Darlia had on a nightgown too, this one with elbow length sleeves that hid the fact that while she's stockier than Cecelia, she's also strong, for she's been lifting weights most of her life too. She'll only be 14 next month, but she's about Cecelia's height, which puts her just an inch shorter than me – but because she's chunky, she doesn't look as tall as she is. As we got into the kitchen, with the light coming on overhead, the dark blonde of her hair with its natural lighter streaks jumped out of the dimness. While Cecelia got the coffee maker ready – she'd used an old percolator for ages, but it finally gave out and she got a modern contraption – Darlia got out a cup and spoon. Cecelia drinks coffee – period, end of discussion. As far as I know she's never even beein in a Starbuck's parking lot, much less inside, and she likes just plain coffee, black, without sugar – and strong enough to stand the spoon upright too. She didn't grew up with lattes and whatnot – they just didn't have such things in the late 60s and the 70s on a sharecrop farm in southern Alabama. It was all her family could do to put food on the table, never mind waste $5 on a cup of coffee.
Being useless in the kitchen, I went back around the counter and sat down on one of the tall chairs we have there. Darlia gave Cecelia a hug and a kiss on the cheek, and came around to join me, sitting at my left hand as she does whenever we're sitting at the counter. Cecelia, having made sure the coffee maker was doing what it was supposed to, turned and leaned her backside on the counter in the kitchen. "Lady and gentleman – well, lady and man – I am not about to crumble to powder; I'm not quite that fragile. You do not need to examine me as if I am some strange specimen from the oceanic deeps that might perish at any moment."
"Well, you at least withdrew the 'gentleman, ' so I don't gotta smack you for insulting me," I said.
"At another time, Darvin, I know I would find that funny. Just now I cannot laugh, nor even smile at it. I find I have no emotional energy for amusement at the moment."
"I can dig it," I said. "I ain't up to a circus after one of my dreams either."
"No, I recollect that quite well." She paused. "Darvin, as you know I must be in court today – it is today, is it not?" Cecelia had gotten certified as a translator between English and Spanish back in March of 2009, just before we'd headed for Red Hawk, and in addition to everything else she does, she occasionally serves as a court interpreter. She had a case to work on Monday – which, as I looked at the wall clock in the living room, I saw it already was.
"Yeah," I told her, "it's today. It's just a misdemeanor, right?"
"Yes." I don't think I've ever, in all the years I've known her, heard Cecelia say yeah. "But the defendant will enter a not guilty plea, which means a trial. I don't anticipate more than an hour or two; this is the city court, and the case is not a major one."
"So why you bring it up?"
"Certainly not to provoke you to proper grammar – which it did not do, making me glad I did not waste an attempt." She smiled slightly, for we've been having a friendly feud about my habitually casual English for years and even emotionally drained by the nightmare she couldn't help some amusement. "I mentioned the matter because I shan't be able to do what I shall now request that you do – see Dr. Chalmers."
"Why see Dr. Chalmers?" Darlia asked. Vernon Chalmers is the founder and principal of Darlia's school.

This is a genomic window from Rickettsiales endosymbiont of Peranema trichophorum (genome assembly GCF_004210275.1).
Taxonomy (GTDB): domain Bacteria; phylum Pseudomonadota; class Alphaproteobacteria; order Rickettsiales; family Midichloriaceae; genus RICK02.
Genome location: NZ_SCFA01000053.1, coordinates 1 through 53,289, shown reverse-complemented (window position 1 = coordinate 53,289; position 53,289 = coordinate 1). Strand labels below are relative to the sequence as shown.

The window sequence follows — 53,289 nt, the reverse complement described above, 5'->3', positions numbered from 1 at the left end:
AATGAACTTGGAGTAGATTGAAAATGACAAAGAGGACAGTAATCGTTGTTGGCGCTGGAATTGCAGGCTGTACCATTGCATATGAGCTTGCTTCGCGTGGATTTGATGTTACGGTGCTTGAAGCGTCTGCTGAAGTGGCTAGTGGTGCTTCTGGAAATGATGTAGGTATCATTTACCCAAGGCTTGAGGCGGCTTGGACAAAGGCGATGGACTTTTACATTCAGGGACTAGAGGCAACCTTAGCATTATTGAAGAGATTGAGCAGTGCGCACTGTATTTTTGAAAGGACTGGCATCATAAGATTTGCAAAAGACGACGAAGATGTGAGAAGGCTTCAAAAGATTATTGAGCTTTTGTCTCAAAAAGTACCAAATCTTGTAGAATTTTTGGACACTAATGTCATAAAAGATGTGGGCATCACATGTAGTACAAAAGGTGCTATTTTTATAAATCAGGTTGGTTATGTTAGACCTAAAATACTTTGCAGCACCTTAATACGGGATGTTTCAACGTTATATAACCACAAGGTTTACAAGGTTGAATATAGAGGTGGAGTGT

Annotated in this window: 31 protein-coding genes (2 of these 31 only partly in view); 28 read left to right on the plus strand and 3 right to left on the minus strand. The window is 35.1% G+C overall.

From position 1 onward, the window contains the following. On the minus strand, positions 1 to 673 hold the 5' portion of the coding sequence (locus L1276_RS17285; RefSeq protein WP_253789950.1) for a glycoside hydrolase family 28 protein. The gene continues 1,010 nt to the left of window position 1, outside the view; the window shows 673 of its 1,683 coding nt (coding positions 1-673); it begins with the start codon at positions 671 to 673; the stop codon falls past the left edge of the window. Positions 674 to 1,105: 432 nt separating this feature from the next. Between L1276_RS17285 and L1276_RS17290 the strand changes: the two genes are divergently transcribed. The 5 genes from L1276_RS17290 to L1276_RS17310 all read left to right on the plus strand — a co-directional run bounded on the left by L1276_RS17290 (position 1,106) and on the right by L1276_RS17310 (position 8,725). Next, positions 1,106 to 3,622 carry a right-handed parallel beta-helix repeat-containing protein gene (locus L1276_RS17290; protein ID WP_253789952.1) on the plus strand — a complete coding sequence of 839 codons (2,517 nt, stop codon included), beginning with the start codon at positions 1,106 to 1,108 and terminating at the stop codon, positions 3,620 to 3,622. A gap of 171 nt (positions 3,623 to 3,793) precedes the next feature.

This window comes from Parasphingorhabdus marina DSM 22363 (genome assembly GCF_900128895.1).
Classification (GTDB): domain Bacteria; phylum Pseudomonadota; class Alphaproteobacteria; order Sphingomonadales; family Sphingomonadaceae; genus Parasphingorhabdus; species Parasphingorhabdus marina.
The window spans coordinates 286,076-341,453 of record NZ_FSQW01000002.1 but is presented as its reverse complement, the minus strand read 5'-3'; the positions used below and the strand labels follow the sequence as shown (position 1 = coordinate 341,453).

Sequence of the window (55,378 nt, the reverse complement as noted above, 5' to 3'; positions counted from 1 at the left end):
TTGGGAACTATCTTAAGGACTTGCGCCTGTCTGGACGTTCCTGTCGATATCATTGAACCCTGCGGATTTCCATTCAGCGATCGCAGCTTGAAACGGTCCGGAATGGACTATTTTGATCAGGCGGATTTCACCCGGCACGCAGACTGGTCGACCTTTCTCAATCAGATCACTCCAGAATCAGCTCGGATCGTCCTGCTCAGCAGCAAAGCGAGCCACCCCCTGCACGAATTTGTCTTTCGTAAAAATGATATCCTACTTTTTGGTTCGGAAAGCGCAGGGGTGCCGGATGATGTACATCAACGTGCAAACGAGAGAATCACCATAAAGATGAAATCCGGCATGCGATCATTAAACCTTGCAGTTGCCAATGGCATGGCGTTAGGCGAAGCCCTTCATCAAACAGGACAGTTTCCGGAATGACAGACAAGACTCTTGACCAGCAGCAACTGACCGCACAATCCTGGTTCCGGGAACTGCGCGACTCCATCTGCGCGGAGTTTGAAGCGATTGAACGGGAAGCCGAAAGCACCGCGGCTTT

"Because, Darlia, we are going to visit Leanna, and he deserves to be aware of what we're doing and why. Your father shall not request an absence from class, but shall inform him of the absence, and present a request for an accommodation which will allow you to keep up your work."
"I guess I could write another paper..." She'd spent a month on the Lahtkwa reservation in Washington earlier in the year, studying the tribe's winter ceremonies and writing a paper on them for credit.
"Perhaps," Cecelia said, "but you shall also continue to work on regular assignments – your father shall make those arrangements." She turned to me. "I am aware that I would be better suited to this task; Dr. Chalmers is my friend, rather than yours; you and he are not enemies, but his personality suits mine better than it does yours. But my prior commitment, and the sudden nature of this decision, require you to take up the matter."
"I'm glad you asked me about a trip to Leanna," I said mildly.
"Darvin, do I often give orders or deliver ultimata?" Her voice was mild too, but I got the impression that if I wanted an argument I could have it.
"No, you don't do that much," I said.
"Nor do I wish to; you are my husband and, therefore, the head of this family; I willingly submit to you per God's instructions, just as you love me according to those instructions. But recent months have, I perceive, driven me into dark realms, and I am confident that time with Mama and Daddy will prove curative."
I looked at her. Her hair's going gray at a great rate – it'll be half gray before long. Otherwise she doesn't look 46 – her 46th birthday would be in not quite three weeks. At this distance I couldn't see the fine lines at the corners of her eyes and mouth that smiling has given her, and her neck doesn't yet show the rings that come with age. Her face is still smooth, and I knew that if I touched her cheek it would be as soft as Darlia's. That face is all edge, all but the broad African nose – even her lips are thin, the result of what she jokingly calls "a honky in the woodpile" – and her black eyes have tilted sockets, so that she's got genuinely slanted eyes, like a cat's. Objectively she's not all that great to look at, but as far as I'm concerned she's the most beautiful woman who's ever lived.
"All right," I said, "I'll see Dr. Chalmers. If you can find a minute to call him I think it'll help. I'll stop in when I drop Darlia off at school." That settled the question of who was taking her – Calvin Academy is a private school, with no buses, and it's way up on Paseo del Norte. "Once I've arranged that, I'll call Mama and Daddy to let 'em know we're coming." I took a breath. "And you know, I think you're right. Hunting that serial creep wasn't an easy job, and you have been more restless, and having more bad dreams, than normal. For that matter so have I – I'm up tonight, after all." I looked at our daughter. "Be prepared to pack a ton of books and do a lot of homework. I'll take my laptop and you can borrow it for schoolwork."
"Okay, Dad," she said. "But I think Mom's coffee is ready, and maybe you guys aren't, but I'm still tired, so I'm going to bed. I gotta go to school in the morning ... later in the morning, 'cause it's the morning already." And she got off her chair and stalked down the hall, like Queen Victoria after delivering a pronouncement.
I looked at Cecelia and shrugged. She just turned and poured coffee.